Riches ability to story tell is not in doubt however his setting of Rome is merely a backdrop. While I do find the books a good read, I find myself questioning whether some of the plots could quite easily be transposed to another era of history. I've also noticed the author is also prone to particular writing 'habits' - for instance, if a character is not explicitly called out by name, one can in all probability expect them to die or be of little consequence to the main story line (much like the 'red shirts' in Star Trek who accompanied Kirk and Spock to an alien world). In contrast, a character that is named will invariably play a significant part in the story. While this style in itself is down to personal preference, it does make the storytelling predictable in that one knows whether the author is likely to develop a character or not (or is there merely as 'sword fodder') before it actually happens.

I hope Riches takes these comments on board as constructive feedback as opposed to criticism. I look forward to the continuing adventures of Marcus Aquila and his Tungrian friends.
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1 of 1 people found the following review helpful
5.0 out of 5 stars Vengeance is Sweet, Or Is It?, 21 April 2014
By 
J. Chippindale (England) - See all my reviews
(TOP 500 REVIEWER)   
This review is from: The Emperor's Knives (Empire) (Hardcover)
It seems only a short time ago that I was reading the first book in this series, Wounds of Honour published in 2009, and now we are up to the seventh book in the series. I am an avid reader of all things Roman, both fact and fiction and the books by this author are consistently up there with the best fictional writing on this period of history.

I enjoyed the book very much. Initially I did not think it was going to be as good as the others in the series. However Anthony Riches storyline and powerful writing style draw the reader into the plot and the book becomes unputdownable. Marcus Valerius Aquila, along with his comrades and fellow officers from the legion, are now back in Rome and seeking to exact retribution on the plotters involved in falsely accusing his father of treason and ultimately his death along with the other members of his family.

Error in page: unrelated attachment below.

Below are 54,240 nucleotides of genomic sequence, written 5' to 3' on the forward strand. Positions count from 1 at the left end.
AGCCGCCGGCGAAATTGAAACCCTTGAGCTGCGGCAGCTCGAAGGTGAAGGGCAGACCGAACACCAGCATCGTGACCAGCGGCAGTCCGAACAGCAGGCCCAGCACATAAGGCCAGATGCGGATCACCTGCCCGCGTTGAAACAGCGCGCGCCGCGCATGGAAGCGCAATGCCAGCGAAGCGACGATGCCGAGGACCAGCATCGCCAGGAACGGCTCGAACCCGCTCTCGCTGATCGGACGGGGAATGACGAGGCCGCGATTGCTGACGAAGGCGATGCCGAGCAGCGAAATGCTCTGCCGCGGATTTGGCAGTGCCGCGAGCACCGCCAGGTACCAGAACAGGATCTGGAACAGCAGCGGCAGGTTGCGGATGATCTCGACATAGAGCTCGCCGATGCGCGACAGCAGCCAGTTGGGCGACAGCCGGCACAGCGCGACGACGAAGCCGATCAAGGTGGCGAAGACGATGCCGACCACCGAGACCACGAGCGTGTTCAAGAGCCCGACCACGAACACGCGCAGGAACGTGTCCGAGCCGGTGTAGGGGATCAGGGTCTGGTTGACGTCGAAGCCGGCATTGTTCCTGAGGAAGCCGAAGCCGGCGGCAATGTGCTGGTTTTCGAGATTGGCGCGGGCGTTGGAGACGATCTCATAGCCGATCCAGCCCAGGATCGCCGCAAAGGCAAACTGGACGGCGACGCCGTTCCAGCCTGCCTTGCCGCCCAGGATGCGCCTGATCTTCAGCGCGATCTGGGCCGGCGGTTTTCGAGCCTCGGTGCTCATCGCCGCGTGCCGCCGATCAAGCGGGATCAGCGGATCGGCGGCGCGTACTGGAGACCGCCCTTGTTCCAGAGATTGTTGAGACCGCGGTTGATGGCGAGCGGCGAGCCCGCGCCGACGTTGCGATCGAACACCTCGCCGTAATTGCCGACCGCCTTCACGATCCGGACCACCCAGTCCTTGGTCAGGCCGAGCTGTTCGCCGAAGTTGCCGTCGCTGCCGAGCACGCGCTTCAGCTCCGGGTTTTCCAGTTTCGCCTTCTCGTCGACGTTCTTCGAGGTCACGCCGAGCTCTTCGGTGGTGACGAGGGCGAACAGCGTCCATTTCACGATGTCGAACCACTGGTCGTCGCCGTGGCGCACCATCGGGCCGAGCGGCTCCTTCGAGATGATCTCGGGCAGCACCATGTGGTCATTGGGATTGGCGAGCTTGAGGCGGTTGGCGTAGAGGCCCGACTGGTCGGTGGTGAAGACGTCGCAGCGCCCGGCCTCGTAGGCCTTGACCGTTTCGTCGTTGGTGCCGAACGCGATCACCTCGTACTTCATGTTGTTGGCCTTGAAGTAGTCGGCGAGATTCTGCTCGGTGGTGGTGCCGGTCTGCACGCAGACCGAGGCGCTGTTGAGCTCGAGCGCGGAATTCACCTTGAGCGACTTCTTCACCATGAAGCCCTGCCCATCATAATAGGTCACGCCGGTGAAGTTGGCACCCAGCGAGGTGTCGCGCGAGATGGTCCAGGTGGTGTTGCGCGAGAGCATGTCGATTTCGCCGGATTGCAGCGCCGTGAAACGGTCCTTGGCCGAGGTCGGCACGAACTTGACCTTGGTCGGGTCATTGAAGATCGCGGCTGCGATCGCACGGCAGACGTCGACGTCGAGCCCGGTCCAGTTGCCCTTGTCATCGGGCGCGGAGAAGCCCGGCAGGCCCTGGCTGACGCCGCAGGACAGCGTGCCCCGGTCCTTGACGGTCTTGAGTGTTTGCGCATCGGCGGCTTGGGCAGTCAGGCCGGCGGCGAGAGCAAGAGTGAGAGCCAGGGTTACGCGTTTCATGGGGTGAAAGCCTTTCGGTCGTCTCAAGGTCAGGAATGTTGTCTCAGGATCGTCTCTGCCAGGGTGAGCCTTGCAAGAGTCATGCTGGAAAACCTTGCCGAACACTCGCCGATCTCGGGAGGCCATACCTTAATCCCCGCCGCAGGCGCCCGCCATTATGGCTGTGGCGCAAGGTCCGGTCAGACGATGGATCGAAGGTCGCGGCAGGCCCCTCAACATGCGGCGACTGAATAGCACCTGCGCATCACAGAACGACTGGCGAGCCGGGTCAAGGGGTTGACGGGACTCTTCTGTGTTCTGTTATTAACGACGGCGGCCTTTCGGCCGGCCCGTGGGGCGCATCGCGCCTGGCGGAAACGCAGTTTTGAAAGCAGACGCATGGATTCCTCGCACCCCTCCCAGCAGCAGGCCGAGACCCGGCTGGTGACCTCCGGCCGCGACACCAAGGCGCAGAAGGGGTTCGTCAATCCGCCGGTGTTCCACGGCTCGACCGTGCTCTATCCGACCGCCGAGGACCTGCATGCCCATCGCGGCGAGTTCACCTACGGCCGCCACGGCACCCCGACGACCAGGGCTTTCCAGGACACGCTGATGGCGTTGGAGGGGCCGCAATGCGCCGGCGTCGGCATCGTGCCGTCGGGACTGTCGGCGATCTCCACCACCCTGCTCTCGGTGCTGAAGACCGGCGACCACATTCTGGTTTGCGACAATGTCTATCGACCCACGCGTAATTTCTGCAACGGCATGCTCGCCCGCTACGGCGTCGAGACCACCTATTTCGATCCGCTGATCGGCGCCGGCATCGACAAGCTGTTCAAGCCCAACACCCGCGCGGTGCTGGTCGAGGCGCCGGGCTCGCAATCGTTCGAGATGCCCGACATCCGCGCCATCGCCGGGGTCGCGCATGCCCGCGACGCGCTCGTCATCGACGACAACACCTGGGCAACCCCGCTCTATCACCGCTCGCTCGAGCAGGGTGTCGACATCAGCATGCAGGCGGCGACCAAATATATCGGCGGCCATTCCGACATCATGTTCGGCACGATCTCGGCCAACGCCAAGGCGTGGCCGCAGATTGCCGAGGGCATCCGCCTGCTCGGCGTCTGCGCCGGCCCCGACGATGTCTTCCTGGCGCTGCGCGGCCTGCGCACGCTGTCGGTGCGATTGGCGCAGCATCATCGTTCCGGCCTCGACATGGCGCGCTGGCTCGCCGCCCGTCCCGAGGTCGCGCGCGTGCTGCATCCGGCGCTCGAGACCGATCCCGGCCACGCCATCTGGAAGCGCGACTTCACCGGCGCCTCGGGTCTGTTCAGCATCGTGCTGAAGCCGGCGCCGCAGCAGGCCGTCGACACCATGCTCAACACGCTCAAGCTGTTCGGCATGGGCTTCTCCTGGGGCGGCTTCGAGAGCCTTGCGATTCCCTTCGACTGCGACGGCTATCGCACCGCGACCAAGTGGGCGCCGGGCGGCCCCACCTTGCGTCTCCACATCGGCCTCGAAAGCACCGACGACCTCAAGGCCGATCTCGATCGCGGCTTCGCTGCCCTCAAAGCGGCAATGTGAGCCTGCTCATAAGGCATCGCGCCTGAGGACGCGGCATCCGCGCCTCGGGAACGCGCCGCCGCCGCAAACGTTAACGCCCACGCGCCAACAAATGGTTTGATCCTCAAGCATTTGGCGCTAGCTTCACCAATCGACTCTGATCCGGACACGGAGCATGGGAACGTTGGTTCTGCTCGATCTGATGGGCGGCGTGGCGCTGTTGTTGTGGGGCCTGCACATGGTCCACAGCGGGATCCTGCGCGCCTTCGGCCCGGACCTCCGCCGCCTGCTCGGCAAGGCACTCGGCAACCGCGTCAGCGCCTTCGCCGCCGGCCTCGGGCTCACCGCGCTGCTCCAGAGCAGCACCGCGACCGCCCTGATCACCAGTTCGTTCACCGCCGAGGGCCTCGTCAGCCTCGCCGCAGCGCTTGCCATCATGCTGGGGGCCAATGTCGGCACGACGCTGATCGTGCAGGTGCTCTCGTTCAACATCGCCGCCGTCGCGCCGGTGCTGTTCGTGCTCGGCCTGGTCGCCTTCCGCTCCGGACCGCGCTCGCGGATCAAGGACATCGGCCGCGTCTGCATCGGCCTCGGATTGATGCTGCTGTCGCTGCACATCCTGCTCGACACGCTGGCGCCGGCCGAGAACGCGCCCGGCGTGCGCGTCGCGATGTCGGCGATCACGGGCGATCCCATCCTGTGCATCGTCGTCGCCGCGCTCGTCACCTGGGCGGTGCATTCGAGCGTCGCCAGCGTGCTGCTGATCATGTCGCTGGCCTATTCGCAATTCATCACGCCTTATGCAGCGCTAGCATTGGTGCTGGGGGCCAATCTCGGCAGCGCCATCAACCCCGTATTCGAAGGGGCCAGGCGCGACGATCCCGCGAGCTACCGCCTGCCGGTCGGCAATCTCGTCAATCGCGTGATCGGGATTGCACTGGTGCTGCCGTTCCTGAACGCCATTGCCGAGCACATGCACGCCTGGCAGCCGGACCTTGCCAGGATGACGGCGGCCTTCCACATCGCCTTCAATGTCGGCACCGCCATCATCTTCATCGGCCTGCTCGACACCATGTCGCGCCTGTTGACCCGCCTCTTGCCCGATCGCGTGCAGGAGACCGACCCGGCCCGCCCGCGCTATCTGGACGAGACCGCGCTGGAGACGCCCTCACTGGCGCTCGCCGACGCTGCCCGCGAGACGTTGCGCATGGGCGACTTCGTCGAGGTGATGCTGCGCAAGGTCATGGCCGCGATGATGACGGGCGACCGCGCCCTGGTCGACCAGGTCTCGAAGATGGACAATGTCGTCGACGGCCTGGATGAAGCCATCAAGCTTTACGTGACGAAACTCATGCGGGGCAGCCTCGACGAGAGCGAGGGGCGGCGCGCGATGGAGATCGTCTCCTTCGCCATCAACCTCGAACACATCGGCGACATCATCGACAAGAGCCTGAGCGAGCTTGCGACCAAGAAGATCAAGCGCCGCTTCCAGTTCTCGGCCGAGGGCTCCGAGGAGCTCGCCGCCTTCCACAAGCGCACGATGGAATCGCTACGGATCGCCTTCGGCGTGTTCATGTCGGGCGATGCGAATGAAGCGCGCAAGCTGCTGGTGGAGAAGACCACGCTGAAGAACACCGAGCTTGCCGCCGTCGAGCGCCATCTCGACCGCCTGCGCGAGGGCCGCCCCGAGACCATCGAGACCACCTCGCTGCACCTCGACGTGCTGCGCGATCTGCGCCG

Those who have read the previous volumes to this one will know that Marcus Aquila has been trying to stay one step ahead of the assassins sent after him by the power crazed Emperor Commodus, while at the same time making plans to avenge the dishonour and death brought upon his family. This has been his destiny since his earliest days in the legion, manning Hadrian's Wall in the province of Britannia. It is this burning desire to avenge his family and clear the stain that has been set against his family name that has kept him going throughout the trials and tribulations he has faced in the furthest corners of the Empire. The story takes many twists and turns throughout the book.

Another enjoyable book from the author, who shows an historians knowledge of the workings of a Roman legion and also aids the reader greatly by including in the back of the book two graphics showing the chain of command, not only in a Roman Legion but also an Auxiliary Infantry Cohort. Anthony Riches draws the reader into this period of history with consummate ease. An added bonus for the reader is the addition of a short story, "The Centurion," at the end of this edition. This stand alone tale gives a different twist to the storyline.
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3 of 3 people found the following review helpful
5.0 out of 5 stars Ancient Romans..., 28 May 2014
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This review is from: The Emperor's Knives (Empire) (Hardcover)
This series of books is just amazing . So much so my son and I 'fight' over who reads the latest book first!
Anthony Riches writes with wit and humour and incredible historical knowledge, it makes one feel as if one is living in Roman times!
Can't wait for the next release.
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3 of 3 people found the following review helpful
5.0 out of 5 stars Riveting addition to the Empire series, 14 May 2014
This review is from: The Emperor's Knives (Empire) (Hardcover)
The latest instalment in Anthony Riches' Empire series is The Emperor's Knives. After a stint in Dacia and a short stay in Britannia, this outing takes Marcus and friends to the Eternal City, the Capital of the World, Rome itself. All of our favourite Tungrians are along for the ride and in Rome we meet some old acquaintances in the form of Senator Decimus Clodius Albinus, who we last saw in Dacia while still a legatus, and Tiberius Varius Excingus, someone Marcus last saw before his stay in Germania. These links are revealed early on, though never explained in-depth, but enough for a new reader to understand their context. And if that wasn't enough, there are gladiators! All of which makes for an exciting mix and a riveting story.